Last winter, the federal government said it was finally in the process of hiring up to 54 mental health specialists for the military to satisfy a need identified years ago. Asked to assess how Ottawa is currently handling veterans’ issues, Whelan said there are positive signs but the jury’s still out. “I’m waiting like everyone else” for marked improvements, he said. What is clear, Whalen said, is that Veterans Affairs “was really caught off guard” by the wave of younger vets and military members requiring assistance. He said the department was focusing on Second World War veterans and didn’t see this next generation coming. After working in the addiction treatment for the Canadian military, Whelan about a decade ago set up a private clinic to help those with PTSD. He’s developed a group therapy program to help promote peer-support networks.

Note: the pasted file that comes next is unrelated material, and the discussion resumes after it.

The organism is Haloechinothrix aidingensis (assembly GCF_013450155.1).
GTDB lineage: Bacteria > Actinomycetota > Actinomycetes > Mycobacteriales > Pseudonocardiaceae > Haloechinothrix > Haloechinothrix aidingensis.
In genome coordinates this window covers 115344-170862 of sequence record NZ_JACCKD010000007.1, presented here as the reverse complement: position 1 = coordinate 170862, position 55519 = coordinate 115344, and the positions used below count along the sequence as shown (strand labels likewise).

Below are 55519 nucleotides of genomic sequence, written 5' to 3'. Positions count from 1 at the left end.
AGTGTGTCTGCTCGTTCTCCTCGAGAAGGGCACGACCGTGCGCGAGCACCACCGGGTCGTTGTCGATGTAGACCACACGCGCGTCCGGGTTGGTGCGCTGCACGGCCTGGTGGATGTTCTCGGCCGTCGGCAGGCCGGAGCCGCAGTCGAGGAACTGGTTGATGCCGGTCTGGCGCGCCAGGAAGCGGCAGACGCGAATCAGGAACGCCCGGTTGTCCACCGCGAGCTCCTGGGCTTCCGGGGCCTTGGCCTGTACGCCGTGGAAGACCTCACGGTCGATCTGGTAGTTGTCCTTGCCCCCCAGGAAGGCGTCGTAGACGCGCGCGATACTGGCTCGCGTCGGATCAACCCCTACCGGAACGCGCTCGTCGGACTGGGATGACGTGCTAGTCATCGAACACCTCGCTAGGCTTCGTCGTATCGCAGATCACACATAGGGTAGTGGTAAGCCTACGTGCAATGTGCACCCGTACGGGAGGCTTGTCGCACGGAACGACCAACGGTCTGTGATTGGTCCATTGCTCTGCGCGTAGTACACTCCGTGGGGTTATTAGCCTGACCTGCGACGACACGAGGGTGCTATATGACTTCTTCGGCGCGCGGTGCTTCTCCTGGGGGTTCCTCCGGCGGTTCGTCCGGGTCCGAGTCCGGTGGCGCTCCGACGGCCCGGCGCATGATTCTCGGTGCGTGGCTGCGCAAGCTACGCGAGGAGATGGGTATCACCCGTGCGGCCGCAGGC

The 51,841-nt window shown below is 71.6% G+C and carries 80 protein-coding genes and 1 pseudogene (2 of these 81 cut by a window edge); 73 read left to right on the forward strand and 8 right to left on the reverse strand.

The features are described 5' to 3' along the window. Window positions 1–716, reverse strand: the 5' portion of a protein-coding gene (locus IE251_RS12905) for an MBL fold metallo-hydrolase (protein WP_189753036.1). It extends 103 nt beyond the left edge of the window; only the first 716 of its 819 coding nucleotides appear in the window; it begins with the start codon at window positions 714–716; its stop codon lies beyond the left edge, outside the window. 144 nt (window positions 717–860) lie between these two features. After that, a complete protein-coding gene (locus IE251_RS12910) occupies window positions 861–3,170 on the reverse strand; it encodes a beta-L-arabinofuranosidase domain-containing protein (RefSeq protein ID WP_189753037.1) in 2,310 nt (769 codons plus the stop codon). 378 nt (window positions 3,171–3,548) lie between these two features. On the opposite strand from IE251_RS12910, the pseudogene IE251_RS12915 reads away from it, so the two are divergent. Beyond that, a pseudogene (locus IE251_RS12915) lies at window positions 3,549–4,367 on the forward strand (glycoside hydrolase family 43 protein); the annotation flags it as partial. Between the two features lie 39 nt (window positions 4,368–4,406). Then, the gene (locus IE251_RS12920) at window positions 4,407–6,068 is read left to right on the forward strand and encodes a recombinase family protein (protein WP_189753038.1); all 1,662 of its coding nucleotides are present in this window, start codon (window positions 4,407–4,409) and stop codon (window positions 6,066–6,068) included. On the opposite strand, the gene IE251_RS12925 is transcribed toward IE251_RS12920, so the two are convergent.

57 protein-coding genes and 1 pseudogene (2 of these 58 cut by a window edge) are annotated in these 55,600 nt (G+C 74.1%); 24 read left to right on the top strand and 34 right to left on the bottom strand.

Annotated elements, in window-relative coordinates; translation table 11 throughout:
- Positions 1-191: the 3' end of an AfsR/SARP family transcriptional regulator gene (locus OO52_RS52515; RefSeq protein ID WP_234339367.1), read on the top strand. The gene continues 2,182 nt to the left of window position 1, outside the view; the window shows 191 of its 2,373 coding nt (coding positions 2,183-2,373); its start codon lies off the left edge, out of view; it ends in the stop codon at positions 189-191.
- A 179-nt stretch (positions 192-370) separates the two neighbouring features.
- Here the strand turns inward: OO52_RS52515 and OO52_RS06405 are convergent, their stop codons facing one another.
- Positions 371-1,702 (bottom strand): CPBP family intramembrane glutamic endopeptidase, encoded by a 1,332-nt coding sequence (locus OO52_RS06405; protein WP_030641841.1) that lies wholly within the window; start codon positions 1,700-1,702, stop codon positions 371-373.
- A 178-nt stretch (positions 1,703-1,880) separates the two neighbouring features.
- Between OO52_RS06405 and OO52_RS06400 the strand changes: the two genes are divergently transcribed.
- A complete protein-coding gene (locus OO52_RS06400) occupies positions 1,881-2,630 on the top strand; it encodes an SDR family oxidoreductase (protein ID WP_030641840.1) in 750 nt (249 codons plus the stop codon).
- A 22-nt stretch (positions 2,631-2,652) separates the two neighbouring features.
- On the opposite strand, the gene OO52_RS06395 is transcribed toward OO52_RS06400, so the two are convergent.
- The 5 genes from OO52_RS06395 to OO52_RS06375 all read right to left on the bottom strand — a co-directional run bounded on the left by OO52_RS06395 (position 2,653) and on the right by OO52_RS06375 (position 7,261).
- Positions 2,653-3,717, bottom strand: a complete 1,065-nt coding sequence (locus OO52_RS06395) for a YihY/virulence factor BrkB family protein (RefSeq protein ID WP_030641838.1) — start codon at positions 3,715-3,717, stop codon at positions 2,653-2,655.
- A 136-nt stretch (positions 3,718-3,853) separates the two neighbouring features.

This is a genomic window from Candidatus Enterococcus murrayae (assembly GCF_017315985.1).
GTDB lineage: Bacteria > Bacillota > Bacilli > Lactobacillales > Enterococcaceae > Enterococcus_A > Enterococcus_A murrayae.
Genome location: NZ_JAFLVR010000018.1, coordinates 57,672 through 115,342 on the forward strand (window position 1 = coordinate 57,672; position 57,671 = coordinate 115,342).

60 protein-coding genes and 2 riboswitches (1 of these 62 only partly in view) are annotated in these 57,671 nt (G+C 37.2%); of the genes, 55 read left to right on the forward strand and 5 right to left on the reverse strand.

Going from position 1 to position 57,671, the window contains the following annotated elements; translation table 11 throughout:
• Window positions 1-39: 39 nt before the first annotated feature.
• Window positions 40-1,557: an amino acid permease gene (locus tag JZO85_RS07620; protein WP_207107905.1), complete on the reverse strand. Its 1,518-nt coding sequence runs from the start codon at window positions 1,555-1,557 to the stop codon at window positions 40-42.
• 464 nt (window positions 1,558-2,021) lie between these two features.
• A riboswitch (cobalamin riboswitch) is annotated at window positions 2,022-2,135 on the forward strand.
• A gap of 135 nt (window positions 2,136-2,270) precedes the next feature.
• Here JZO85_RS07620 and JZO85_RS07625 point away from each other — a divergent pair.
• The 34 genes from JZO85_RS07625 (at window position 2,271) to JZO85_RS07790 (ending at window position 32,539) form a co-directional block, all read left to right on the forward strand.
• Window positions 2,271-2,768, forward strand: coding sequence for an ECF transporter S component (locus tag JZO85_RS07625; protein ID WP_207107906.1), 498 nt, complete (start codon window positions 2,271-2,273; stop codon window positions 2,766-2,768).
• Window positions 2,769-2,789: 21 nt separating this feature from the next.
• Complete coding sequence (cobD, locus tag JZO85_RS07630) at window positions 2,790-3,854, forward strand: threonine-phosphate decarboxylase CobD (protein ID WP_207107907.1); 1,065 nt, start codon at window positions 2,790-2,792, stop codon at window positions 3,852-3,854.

Whalen left the navy in 1985. Originally from Newfoundland, he heads a psychological services office in Halifax’s Clayton Park staffed by him and other psychologists. In the last line of the book’s epilogue, Whelan appeals to men and women who served, and who might be struggling mentally, to seek a sounding board. It’s a crucial part of the book’s theme: If you, like many people, have a psychological wound, don’t ignore it or place it at the back of your mind. “For those who may be living the life of quiet desperation, talk to someone, talk to anyone,” Whalen says in his postscript.